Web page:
We are also concerned that the authors apparently did not survey for other potential confounding factors, such as tobacco history, diet, occupational exposures, etc., or if so, they were not disclosed in the paper. It might even be that having had dental x-rays is correlated with going to the dentist regularly, and that those people are also more likely to see a physician regularly and have a timely diagnosis of medical conditions like meningioma. Or perhaps people who live healthy lifestyles and thus have healthier teeth and gums require fewer dental x-rays over their lifetime. In this scenario, quantitative measurements of dental x-rays are an indirect indication of systemic health, and thus meningioma risk. Who knows, but the point is that there are a myriad of risk factors not considered in this study, and the one variable they attempted to measure was vague and nebulous.

2. The results defy dose response expectations The Yale study reports that meningioma patients are twice as likely than controls subjects to remember ever having had a bitewing x-ray (the most common film used in dentistry), and that more frequent bitewings were associated with increased risk. So far so good. But they found no significant correlation with full mouth series radiographs — a set of 16-20 dental x-rays. Please note that a full series of dental radiographs includes 2-4 bitewings, then adds 14-18 more! The take home message, if this were valid, is that a couple of cavity detecting x-rays may give you a brain tumor, but if your dentist takes an extra dozen or so films instead, you’ll be fine. Dr. Alan Lurie, president of the American Academy of Oral and Maxillofacial Radiology, said “That inconsistency is impossible to understand to me”, and he has a good point.  “I think it is a very flawed study,” Dr. Lurie went on to say.  As reported in the ADA News:

 He (Lurie) characterized at least one outcome of the study—reflected in a table that related meningioma risk to types of dental X-ray examination—as “radio-biologically impossible.”

Said Dr. Lurie, “They have a table, Table 2, in which they ask the question, ‘Ever had a bitewing,’ and the odds ratio risk from a bitewing ranges from 1.2 to 2.0, depending on the age group. Then they asked ‘Ever had full mouth’ series, and the odds ratio risk from a full mouth series ranged from 1.0 to 1.2.

“That is biologically not possible because the full mouth series has two to four bitewings plus another 10 to 16 periapicals. A full mouth series, just to round things off, is 20 intraoral X-rays of which two to four are bitewings. They are showing that one bitewing has 50 to 100 percent greater risk than a full mouth series that has multiple bitewings plus a bunch of other films.”Explaining this gross internal discrepancy is difficult, as the epidemiologic and statistical methods are widely accepted, Dr. Lurie said. He attributes the perceived discrepancy in the data to possible recall bias in the patients involved in the study.

The study also found no correlation with cone-beam CT scans, increasingly used in dental implant treatment and providing the highest x-ray dose of any dental radiograph.

3. Lost in the background. Claus et al. point out that dental x-rays are the most common source artificial source of ionizing radiation, which is true, but omit the fact that they are among the least significant quantitatively. Data published in 2009 in the journal Radiology, puts this nicely in perspective:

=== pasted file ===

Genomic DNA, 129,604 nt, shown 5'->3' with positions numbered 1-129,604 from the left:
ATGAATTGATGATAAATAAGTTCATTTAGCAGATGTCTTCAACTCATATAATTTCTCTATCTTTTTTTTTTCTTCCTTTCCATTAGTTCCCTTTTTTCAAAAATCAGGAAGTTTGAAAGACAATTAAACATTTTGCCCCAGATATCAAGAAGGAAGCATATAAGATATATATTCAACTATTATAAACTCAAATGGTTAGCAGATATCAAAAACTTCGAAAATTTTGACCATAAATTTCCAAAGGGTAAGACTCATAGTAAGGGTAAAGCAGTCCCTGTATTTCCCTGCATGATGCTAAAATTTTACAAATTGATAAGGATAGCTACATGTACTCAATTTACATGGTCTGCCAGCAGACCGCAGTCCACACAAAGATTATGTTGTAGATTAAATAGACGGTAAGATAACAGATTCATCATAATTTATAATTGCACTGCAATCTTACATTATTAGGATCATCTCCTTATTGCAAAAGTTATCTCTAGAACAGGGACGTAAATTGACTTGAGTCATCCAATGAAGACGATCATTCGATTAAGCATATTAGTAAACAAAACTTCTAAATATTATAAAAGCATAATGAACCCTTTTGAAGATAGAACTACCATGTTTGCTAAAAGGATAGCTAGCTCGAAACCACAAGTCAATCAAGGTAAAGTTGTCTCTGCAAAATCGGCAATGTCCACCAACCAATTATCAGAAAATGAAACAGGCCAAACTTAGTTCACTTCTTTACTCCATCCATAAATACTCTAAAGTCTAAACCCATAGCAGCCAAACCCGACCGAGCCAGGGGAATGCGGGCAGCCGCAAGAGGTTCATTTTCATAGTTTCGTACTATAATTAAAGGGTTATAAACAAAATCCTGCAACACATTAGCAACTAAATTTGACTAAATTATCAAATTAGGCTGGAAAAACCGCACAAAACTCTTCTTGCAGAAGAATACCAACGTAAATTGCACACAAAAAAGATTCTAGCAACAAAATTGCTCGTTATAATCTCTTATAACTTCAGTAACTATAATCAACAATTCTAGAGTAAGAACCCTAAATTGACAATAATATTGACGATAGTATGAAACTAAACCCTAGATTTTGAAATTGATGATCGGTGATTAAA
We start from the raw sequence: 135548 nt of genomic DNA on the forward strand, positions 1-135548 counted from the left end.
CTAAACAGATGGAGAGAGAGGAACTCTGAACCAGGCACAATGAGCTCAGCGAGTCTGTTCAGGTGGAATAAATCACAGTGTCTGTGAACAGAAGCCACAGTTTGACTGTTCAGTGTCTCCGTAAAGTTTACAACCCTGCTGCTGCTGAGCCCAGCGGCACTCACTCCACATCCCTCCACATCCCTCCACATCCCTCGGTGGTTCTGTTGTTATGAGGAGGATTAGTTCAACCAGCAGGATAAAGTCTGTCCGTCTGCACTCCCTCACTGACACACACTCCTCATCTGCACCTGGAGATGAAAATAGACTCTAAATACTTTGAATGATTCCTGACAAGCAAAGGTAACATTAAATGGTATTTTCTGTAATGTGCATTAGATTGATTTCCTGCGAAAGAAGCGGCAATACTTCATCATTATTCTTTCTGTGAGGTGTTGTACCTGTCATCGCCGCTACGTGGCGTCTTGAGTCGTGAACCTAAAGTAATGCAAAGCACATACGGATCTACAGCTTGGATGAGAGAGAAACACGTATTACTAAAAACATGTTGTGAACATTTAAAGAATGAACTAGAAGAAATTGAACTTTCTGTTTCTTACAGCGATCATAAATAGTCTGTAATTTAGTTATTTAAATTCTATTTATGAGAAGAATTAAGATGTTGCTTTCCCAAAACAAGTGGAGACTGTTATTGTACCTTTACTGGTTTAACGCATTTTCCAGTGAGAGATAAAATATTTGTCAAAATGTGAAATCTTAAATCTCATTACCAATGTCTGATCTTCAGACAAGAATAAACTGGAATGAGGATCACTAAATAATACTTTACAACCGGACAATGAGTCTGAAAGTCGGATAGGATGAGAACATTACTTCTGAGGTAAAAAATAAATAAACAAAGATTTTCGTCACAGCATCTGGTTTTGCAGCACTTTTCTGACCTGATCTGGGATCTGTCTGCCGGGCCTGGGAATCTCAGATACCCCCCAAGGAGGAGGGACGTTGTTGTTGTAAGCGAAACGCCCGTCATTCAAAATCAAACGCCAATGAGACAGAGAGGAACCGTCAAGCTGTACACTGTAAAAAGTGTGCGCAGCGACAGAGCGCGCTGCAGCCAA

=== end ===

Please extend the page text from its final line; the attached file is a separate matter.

Estimated collected effective dose from various sources, U.S. 2005 (thousand person-sieverts)

Natural background 720.0
Medical radiography 899.0
Nuclear medicine 231.0
Dental radiography    2.5
Nuclear power    0.1
Consumer products and misc.  39.0

Take note: in the race to blast the most radiation through your brain, nature is falling a bit behind your hospital, but your dentist can’t get within 2 orders of magnitude of it. That’s why you never see a Superhero (or a Godzilla) mutating out of a dental office to save (or destroy) the world. While hospitals and Mother Nature have veritable radiation bazookas at their disposal, we have but pea shooters.

The reason your dentist is actually such a poor choice for suicide by brain tumor is related not to frequency (what the authors of the study focused on) but to dose. Particularly with current trends toward digital x-ray equipment (which exposes patients to significantly less radiation than film x-rays), the actual radiation dose in a dental x-ray might surprise you (data from the Health Physics Society and from Randall Munroe’s superb infographic):


Dose in microsieverts

Dental bitewing 5
Dental Panorex 10
Daily background radiation 10
Airplane flight NY-LA 40
Chest x-ray 100
Lumbar spine 1500
Intravenous pyelogram 3000
Whole-body CT scan 10,000
Coronary angiogram 20,000

We hope this will help you understand why we roll our eyes when a physician reporter on NBC tells the audience that they should be really be refusing x-rays at the dentist. This is dangerous advice coming from someone outside of their field of expertise.

Medical radiation aside, an important question remains: when we all get several hundred μSv of background ionizing radiation through our bodies and brains per year — every year- it seems a bit odd that an extra 10 μSv, even once in your life, would significantly raise your risk of anything to the degree that the Yale study claims.